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Kimberly Amadeo

Is the EU a Viable Economy?

By May 18, 2010

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The recent economic crisis in the European Union (EU) triggers doubts about whether it can survive. Can a collection of countries with separate political heads function as one economy?

In 2007, the answer seemed to be "yes!" as the EU overtook the U.S. as the world's largest economy. In 2009, the EU's economy produced $14.5 trillion in goods and services, while U.S. GDP came in at $14.3 trillion. Combined, the two produced over 40% of the world's economic power, which totals $70.3 trillion. (Source: CIA World Factbook, Rank Order GDP)

However, the rising debt of the PIGS countries (Portugal, Italy, Ireland, Greece and Spain) signals that the EU economic model may not be working. These countries continued to spend recklessly and increased their debt to unsustainable levels (sound familiar?). They gambled on the fact the Germany, the sixth largest economy in the world, would bail them out. So far, they were right.

What It Means to You

The U.S. economy has always benefited from an inherent economy of scale - large land mass, bountiful natural resources, and a large domestic population that loves to shop! The success of the EU model has eaten into this comparative advantage. As a result, the EU's currency, the euro, has competed successfully with the dollar as a global currency.

The bay of the PIGS crisis walloped the euro down to a four-year low from which it is only just now recovering. Many analysts now say that the EU "experiment" is doomed to failure, and these vastly different countries could never work together as a unified economy. Many areas such as Southeast Asia and Latin America have been considering copying the EU model. The world is watching.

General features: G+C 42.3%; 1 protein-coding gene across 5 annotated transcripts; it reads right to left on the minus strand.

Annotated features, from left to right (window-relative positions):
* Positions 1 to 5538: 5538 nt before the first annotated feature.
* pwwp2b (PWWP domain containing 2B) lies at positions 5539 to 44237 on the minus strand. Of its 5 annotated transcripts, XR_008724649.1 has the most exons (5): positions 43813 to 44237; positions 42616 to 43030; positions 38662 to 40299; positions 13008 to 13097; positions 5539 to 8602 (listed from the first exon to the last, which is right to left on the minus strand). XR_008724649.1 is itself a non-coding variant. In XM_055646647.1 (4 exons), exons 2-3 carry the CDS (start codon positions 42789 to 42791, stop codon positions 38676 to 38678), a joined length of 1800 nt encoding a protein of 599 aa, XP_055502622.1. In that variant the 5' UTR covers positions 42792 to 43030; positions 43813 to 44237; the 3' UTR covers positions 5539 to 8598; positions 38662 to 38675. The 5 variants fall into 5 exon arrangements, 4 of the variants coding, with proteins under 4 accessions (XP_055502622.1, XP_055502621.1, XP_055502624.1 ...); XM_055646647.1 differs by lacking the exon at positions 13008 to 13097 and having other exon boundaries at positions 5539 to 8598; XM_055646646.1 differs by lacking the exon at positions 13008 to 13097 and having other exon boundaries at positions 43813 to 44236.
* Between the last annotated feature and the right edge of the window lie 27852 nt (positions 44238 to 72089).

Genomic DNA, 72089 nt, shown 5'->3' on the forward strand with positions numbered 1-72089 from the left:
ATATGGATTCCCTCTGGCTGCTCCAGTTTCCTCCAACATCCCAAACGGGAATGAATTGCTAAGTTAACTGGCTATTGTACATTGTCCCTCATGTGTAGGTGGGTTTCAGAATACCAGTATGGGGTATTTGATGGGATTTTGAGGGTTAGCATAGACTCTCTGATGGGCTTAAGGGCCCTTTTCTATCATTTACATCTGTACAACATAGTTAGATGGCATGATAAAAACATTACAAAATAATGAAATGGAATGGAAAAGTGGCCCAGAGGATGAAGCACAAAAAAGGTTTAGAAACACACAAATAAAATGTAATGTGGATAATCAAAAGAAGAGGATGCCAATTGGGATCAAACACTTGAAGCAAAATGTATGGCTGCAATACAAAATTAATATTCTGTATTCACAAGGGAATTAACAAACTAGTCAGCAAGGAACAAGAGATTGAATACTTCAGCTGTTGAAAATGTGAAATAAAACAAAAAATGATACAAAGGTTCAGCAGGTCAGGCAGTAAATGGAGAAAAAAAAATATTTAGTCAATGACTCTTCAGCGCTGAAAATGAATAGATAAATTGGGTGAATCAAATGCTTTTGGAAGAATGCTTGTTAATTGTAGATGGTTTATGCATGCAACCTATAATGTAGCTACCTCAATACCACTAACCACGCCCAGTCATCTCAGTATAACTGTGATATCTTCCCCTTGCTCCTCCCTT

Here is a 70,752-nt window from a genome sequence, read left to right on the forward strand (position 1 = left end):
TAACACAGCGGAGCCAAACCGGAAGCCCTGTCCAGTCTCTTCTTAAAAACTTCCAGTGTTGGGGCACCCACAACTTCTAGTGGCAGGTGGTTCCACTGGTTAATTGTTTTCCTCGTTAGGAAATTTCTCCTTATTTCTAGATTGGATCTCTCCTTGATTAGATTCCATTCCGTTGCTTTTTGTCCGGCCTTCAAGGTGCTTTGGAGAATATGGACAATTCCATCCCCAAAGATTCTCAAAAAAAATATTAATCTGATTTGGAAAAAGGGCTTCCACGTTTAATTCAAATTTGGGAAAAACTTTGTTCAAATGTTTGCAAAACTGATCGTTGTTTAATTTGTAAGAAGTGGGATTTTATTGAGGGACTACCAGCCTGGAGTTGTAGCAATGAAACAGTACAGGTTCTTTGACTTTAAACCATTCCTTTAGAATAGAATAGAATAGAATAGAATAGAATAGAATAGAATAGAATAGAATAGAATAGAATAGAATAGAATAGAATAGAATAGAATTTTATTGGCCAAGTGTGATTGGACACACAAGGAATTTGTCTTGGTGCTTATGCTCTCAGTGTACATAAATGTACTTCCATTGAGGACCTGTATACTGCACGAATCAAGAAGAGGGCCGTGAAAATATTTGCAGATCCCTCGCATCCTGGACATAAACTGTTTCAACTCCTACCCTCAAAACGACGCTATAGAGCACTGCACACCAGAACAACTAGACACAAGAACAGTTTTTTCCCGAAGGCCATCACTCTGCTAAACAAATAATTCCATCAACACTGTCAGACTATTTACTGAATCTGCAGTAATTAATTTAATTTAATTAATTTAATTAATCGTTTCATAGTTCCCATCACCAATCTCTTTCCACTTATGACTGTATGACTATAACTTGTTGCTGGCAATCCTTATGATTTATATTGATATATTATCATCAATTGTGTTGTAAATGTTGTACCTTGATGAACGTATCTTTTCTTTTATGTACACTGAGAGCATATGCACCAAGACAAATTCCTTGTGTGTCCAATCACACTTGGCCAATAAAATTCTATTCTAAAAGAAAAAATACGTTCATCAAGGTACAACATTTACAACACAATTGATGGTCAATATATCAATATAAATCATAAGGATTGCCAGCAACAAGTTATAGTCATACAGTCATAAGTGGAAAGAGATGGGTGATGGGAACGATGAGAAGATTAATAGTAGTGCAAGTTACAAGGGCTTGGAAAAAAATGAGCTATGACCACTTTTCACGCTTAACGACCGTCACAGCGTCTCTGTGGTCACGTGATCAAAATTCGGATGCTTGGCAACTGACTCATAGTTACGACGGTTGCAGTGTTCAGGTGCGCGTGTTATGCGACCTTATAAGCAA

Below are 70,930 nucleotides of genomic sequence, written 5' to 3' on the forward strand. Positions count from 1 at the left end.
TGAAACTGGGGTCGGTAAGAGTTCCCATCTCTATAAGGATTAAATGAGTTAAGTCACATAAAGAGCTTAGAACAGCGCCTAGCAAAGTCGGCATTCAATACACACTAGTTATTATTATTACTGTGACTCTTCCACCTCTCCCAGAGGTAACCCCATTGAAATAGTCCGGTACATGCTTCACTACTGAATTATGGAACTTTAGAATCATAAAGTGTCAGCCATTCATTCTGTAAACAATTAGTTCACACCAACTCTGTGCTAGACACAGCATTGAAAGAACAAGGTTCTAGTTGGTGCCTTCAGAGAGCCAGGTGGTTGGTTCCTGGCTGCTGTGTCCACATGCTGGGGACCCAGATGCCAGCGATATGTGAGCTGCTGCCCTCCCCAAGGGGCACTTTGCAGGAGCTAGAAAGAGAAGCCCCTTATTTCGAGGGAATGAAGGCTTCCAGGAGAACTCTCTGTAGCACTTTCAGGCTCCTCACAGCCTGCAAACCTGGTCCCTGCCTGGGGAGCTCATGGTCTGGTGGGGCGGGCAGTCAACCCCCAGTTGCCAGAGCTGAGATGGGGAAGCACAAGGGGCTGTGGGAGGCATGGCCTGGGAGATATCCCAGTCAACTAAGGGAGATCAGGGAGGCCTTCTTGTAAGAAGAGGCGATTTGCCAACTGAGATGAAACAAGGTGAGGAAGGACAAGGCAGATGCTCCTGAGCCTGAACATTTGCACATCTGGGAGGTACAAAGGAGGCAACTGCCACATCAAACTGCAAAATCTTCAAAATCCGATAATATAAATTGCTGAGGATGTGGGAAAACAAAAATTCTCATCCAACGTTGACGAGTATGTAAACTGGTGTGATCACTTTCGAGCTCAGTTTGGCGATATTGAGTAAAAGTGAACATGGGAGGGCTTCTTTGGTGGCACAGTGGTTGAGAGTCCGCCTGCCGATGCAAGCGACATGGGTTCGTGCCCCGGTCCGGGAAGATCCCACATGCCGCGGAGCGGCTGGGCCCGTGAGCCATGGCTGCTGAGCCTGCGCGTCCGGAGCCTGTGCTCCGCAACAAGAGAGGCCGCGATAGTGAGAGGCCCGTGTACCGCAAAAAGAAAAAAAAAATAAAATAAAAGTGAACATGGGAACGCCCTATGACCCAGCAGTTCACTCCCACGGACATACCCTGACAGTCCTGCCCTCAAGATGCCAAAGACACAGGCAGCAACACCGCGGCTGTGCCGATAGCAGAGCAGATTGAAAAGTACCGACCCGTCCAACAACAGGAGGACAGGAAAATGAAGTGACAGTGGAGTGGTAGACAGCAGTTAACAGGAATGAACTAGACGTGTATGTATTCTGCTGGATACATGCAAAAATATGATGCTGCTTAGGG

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Photo: EU Internal Market Commissioner Michel Barnier (Credit: John Thyss / Getty Images)

Comments

May 20, 2010 at 8:55 am
(1) pro-euro says:

Which country/union is not hit by the financial crisis? What are the US debts at this moment?

In 2002, the euro was worth 0.85 dollar, now it’s 1.25 dollar. The real problem is that economists only look at the short term. Nobody knows what would have happened if Greece still would have had the Drachme during the financial crisis of the past years.

Yes, EU countries are different in culture and language, but I don’t see why this should be a problem for the economy.

May 25, 2010 at 2:09 pm
(2) Jim Wygand says:

Kimberly,
It is useful to remember that the EU was not set up to deal with a contingency involving the deficit/debt problems of its members. Moreover, since members consider themselves by their national identity FIRST and as Europeans second the EU will have to rejig its founding documents. I believe the EU is a viable economy IF AND ONLY IF its members can abandon the “burden of history” and consider themselves as Europeans first and Greeks, Italians, French, etc. second. The USA consists of 50 separate States with a modicum of “sovereignty” and even so we faced a major war when some states chose to withdraw from the Union. However, we do not have a long-standing history of internecine warfare and the consequent mistrust of the other sovereign states that characterizes the EU. Viable and possible, most certainly. Probable, only the EU member states can say (and do!)
Jim

August 16, 2010 at 5:49 pm
(3) Matthew says:

Well Europeans will never be Europeans first and French, German or Greek second. This is just like you would say Americans are North Americans first and Americans second.

Europeans are not 1 nation and never will be. Basically Americans are not really 1 nation either by European standards since you all pretty much come from Europe and it’s culture.

EU is not 1 country and never will be, EU is something nobody else before did and it’s not yet known how to consider the whole organization. Here in Eu we are all pretty much happy because EU has more positive effects than negative, still some people are against EU and integration.

Greece and other pig countries are a problem because we don’t have proper rules, but I’m sure we’ll take care of that.

Greetings from a small EU country

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